Class Matters: 'Working-Class' Women's Perspectives on Social Class

Class Matters: 'Working-Class' Women's Perspectives on Social Class

Class Matters: 'Working-Class' Women's Perspectives on Social Class

Class Matters: 'Working-Class' Women's Perspectives on Social Class


This text focuses on the theory of class as it relates to women. It debates questions such as: how do women define themselves in terms of social class and why?; is definition important or not?; what part does education play in our understanding of class?; and how does class affect relationships?


Pat Mahony and Christine Zmroczek

This collection represents, for us, a celebration of ten years of work on the subject of women and social class and in particular on the experiences of women from working-class backgrounds now living and working in a variety of contexts.

In this chapter we will briefly review our work to date, concentrating on the main reasons for our interest and the processes through which our understandings have developed. We will identify the major themes which have emerged, many of which are explored in greater depth by the authors in this volume, and point to those areas where, in our view, further work needs to be done.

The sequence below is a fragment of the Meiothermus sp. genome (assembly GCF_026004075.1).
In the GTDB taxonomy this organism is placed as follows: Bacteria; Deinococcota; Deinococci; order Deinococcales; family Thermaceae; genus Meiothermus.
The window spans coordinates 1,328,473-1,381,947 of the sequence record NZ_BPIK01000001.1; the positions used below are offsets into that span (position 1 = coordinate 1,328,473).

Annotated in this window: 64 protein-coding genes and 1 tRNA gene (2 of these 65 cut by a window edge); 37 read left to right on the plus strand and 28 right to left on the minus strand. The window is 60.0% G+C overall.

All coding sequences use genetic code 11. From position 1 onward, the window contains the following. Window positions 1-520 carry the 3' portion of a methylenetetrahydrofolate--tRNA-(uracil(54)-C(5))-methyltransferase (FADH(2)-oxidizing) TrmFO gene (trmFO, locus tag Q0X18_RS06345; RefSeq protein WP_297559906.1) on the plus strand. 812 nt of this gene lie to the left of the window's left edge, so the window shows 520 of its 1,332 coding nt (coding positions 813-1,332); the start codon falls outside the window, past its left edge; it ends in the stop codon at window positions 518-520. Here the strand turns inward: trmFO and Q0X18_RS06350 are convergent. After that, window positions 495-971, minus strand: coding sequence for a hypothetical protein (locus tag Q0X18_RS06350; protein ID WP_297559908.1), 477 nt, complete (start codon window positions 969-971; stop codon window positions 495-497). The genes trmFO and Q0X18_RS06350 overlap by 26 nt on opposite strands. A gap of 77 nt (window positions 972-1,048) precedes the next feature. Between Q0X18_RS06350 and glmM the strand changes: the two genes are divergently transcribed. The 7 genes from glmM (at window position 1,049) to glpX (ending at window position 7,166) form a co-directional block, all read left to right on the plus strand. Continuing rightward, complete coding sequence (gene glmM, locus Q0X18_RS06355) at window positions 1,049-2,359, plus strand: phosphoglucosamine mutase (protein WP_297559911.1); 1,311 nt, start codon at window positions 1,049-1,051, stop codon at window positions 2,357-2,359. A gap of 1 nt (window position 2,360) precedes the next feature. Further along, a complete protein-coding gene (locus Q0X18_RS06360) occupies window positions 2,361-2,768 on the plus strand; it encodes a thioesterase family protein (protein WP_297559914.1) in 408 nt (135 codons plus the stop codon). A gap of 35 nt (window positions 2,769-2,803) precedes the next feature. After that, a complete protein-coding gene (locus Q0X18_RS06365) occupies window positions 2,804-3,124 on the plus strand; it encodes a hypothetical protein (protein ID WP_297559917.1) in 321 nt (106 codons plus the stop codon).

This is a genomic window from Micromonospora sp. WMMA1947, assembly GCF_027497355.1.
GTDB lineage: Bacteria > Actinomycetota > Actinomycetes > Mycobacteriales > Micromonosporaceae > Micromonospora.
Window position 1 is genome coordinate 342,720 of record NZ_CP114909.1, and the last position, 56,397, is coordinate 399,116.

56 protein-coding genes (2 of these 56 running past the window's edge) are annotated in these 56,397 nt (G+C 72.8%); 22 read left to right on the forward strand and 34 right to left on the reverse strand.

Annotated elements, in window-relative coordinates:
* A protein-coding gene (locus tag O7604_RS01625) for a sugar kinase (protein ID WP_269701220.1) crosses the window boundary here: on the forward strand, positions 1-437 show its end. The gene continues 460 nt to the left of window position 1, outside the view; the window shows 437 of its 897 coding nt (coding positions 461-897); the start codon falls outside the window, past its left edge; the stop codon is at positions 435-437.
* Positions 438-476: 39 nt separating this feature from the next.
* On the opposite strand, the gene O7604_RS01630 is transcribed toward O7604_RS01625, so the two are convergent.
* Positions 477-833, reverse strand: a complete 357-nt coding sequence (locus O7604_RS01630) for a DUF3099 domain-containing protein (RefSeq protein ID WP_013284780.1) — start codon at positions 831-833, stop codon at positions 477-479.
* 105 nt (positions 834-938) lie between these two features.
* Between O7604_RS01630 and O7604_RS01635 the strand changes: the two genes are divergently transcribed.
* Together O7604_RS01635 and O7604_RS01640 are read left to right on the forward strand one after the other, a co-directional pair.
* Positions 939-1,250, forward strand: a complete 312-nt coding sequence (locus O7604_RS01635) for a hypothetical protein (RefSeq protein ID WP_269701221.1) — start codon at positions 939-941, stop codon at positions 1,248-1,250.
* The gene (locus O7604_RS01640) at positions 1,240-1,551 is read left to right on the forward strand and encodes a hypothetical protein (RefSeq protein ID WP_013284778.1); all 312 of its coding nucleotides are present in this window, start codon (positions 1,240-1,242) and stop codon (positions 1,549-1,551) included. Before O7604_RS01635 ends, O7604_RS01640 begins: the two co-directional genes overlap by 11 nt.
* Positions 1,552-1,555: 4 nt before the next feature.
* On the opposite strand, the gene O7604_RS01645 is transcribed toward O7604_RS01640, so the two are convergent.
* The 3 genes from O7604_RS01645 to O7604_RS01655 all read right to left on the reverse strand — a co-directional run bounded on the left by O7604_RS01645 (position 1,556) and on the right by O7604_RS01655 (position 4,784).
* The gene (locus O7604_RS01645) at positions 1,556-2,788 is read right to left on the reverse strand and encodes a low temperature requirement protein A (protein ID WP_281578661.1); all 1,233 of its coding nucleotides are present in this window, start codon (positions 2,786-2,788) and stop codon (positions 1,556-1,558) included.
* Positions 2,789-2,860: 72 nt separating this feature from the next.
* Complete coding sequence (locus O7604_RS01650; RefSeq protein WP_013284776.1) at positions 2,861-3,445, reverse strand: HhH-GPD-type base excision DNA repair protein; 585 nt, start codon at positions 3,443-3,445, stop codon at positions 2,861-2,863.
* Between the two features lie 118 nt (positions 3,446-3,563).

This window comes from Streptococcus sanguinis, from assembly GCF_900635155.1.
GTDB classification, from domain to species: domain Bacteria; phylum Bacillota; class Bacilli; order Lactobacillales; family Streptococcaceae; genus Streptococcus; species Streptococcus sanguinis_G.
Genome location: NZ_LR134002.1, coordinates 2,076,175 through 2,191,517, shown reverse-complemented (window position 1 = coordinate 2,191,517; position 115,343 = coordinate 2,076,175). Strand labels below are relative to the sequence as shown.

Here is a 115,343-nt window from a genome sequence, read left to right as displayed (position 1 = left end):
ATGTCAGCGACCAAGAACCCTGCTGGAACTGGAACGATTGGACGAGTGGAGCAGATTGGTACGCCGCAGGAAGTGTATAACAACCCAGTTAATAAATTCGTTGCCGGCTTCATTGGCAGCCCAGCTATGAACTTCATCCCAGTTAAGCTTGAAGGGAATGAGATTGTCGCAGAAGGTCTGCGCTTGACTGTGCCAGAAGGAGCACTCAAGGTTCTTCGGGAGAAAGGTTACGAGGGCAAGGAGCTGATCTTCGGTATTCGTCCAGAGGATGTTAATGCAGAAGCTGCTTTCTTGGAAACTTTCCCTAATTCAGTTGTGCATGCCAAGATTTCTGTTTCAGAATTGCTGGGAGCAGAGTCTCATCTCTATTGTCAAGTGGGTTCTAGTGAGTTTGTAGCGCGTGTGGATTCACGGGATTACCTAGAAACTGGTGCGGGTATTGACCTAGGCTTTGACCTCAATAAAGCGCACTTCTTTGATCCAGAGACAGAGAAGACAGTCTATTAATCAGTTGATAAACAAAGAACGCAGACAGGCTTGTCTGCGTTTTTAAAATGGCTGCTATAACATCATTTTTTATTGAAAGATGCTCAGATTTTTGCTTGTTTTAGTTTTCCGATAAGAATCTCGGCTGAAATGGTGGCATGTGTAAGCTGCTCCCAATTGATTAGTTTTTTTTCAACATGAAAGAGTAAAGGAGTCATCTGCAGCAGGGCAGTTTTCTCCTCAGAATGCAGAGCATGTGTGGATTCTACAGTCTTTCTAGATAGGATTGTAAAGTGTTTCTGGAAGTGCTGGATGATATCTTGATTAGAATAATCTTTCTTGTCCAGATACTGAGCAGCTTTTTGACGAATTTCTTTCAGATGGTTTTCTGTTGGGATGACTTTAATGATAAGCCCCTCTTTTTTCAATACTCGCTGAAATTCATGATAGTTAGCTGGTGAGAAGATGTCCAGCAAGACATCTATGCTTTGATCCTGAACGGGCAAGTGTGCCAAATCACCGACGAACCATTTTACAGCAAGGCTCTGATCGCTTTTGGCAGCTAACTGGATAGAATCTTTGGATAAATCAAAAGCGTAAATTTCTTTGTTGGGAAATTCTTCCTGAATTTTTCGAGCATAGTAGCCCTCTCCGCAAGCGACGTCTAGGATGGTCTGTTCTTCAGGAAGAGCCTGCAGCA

There were three main reasons for our initial interest in women and social class. First, as two women from working-class backgrounds, the experience of going through university as students and then working in the academy as teachers and researchers left us confused about our own class positioning. Though both of us were told repeatedly that by virtue of our education and our 'position in the labour market' we were not working-class, we did not feel middle-class nor believe that we had necessarily 'gone up in the world'. While we believed that it was insulting to other working-class people to pretend that our lives were the same as theirs, given the relative privileges bestowed on us by our middle-class occupations, neither did we feel that we inhabited the world of the university in the same ways as the majority of our colleagues (including other feminists). In addition, the social and cultural assumptions underpinning and permeating some of our worlds seemed to be very different from those of our middle-class feminist colleagues and friends. As we began talking about these issues in the mid 1980s, we discovered that we shared a massive sense of confusion about where we fitted in (if anywhere) and as we talked more, we were relieved to learn that we tended to have similar reactions (outrage) to the subtle reminders of our 'difference', sometimes ascribed as inferiority.

The second stimulus to our work occurred at a conference where we heard, yet again, that 'radical feminism is middle-class and not interested in exploring difference between women'. Our objections to this assertion were twofold. First, the statement was made from a position described by the speaker as 'one perspective within postmodernism', the virtues of which were,

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